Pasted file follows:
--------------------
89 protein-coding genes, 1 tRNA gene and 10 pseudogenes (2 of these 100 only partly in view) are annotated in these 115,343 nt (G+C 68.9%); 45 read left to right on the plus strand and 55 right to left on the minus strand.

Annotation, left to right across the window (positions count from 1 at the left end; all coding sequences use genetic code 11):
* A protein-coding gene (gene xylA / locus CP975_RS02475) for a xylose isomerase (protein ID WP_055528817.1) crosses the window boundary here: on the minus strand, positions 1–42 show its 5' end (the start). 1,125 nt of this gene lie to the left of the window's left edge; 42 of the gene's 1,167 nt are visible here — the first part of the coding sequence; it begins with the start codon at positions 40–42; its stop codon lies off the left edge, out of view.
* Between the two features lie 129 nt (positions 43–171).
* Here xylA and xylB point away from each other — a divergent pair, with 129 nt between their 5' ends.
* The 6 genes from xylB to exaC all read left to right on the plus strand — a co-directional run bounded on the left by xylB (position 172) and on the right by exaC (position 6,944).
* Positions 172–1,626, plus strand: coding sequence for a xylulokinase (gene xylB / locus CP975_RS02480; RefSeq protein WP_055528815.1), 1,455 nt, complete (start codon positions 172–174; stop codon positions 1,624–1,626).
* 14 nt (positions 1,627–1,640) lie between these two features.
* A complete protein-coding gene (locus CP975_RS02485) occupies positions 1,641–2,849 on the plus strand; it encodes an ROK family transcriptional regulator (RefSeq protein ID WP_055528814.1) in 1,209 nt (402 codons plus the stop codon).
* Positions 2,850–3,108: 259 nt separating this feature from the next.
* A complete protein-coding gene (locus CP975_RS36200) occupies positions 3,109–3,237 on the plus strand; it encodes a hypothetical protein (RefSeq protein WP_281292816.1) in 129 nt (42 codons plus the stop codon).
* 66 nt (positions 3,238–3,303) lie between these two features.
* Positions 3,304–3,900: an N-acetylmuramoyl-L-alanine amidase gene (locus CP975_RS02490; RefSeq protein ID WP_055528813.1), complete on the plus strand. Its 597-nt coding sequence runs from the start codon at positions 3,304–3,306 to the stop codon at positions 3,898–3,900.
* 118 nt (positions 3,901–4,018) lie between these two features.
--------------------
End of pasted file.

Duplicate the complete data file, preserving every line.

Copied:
89 protein-coding genes, 1 tRNA gene and 10 pseudogenes (2 of these 100 only partly in view) are annotated in these 115,343 nt (G+C 68.9%); 45 read left to right on the plus strand and 55 right to left on the minus strand.

Annotation, left to right across the window (positions count from 1 at the left end; all coding sequences use genetic code 11):
* A protein-coding gene (gene xylA / locus CP975_RS02475) for a xylose isomerase (protein ID WP_055528817.1) crosses the window boundary here: on the minus strand, positions 1–42 show its 5' end (the start). 1,125 nt of this gene lie to the left of the window's left edge; 42 of the gene's 1,167 nt are visible here — the first part of the coding sequence; it begins with the start codon at positions 40–42; its stop codon lies off the left edge, out of view.
* Between the two features lie 129 nt (positions 43–171).
* Here xylA and xylB point away from each other — a divergent pair, with 129 nt between their 5' ends.
* The 6 genes from xylB to exaC all read left to right on the plus strand — a co-directional run bounded on the left by xylB (position 172) and on the right by exaC (position 6,944).
* Positions 172–1,626, plus strand: coding sequence for a xylulokinase (gene xylB / locus CP975_RS02480; RefSeq protein WP_055528815.1), 1,455 nt, complete (start codon positions 172–174; stop codon positions 1,624–1,626).
* 14 nt (positions 1,627–1,640) lie between these two features.
* A complete protein-coding gene (locus CP975_RS02485) occupies positions 1,641–2,849 on the plus strand; it encodes an ROK family transcriptional regulator (RefSeq protein ID WP_055528814.1) in 1,209 nt (402 codons plus the stop codon).
* Positions 2,850–3,108: 259 nt separating this feature from the next.
* A complete protein-coding gene (locus CP975_RS36200) occupies positions 3,109–3,237 on the plus strand; it encodes a hypothetical protein (RefSeq protein WP_281292816.1) in 129 nt (42 codons plus the stop codon).
* 66 nt (positions 3,238–3,303) lie between these two features.
* Positions 3,304–3,900: an N-acetylmuramoyl-L-alanine amidase gene (locus CP975_RS02490; RefSeq protein ID WP_055528813.1), complete on the plus strand. Its 597-nt coding sequence runs from the start codon at positions 3,304–3,306 to the stop codon at positions 3,898–3,900.
* 118 nt (positions 3,901–4,018) lie between these two features.